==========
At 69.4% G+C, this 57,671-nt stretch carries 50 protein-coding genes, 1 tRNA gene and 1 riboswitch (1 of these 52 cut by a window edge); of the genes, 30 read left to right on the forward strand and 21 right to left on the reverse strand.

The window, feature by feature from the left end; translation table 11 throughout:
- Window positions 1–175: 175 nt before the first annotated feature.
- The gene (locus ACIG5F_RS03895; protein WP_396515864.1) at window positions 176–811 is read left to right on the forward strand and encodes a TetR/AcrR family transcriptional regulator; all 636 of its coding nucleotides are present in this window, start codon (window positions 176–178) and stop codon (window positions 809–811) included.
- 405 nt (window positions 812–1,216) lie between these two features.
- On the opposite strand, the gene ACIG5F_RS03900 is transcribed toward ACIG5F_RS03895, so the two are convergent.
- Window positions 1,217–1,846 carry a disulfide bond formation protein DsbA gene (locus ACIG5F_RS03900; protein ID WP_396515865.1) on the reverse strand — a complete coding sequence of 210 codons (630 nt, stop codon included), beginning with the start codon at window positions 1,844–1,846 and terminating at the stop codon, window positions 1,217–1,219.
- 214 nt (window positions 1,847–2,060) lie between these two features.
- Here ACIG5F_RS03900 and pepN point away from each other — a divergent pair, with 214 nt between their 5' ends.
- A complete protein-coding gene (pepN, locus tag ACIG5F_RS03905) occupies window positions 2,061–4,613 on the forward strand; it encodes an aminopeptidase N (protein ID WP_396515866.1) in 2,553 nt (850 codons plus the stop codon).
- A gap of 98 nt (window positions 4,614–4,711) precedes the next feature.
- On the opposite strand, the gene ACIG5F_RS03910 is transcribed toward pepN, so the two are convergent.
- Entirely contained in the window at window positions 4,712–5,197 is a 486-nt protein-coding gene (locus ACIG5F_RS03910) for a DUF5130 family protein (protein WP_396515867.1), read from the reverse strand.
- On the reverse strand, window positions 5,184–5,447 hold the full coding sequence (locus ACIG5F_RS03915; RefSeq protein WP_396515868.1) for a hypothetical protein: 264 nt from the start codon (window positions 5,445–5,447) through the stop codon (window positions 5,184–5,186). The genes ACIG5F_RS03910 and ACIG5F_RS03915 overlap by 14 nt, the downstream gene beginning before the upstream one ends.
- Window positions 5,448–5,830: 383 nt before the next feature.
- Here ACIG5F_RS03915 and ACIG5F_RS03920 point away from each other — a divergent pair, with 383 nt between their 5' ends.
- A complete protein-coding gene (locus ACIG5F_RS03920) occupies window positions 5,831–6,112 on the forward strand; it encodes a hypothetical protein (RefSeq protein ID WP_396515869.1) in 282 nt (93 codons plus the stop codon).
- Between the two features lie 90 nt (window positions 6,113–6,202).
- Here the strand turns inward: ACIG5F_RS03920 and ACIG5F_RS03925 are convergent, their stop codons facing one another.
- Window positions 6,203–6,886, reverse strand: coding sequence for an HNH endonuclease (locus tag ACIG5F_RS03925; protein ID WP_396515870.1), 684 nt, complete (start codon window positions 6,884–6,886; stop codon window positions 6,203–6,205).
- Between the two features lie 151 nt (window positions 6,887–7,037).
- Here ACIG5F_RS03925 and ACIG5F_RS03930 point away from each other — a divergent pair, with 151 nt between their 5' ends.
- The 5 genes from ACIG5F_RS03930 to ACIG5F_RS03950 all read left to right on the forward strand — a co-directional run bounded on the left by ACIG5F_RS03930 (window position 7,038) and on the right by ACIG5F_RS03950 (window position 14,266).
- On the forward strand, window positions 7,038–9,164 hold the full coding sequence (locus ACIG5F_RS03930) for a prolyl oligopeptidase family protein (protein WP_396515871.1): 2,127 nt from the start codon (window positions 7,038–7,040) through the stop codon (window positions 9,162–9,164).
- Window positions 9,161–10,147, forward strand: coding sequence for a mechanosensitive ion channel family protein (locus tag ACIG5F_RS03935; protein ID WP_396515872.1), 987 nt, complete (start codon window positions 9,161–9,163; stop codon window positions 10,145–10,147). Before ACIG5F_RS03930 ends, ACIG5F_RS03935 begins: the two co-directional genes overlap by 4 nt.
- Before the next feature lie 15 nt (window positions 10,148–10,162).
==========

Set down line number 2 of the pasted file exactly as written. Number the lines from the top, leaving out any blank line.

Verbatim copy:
The window, feature by feature from the left end; translation table 11 throughout: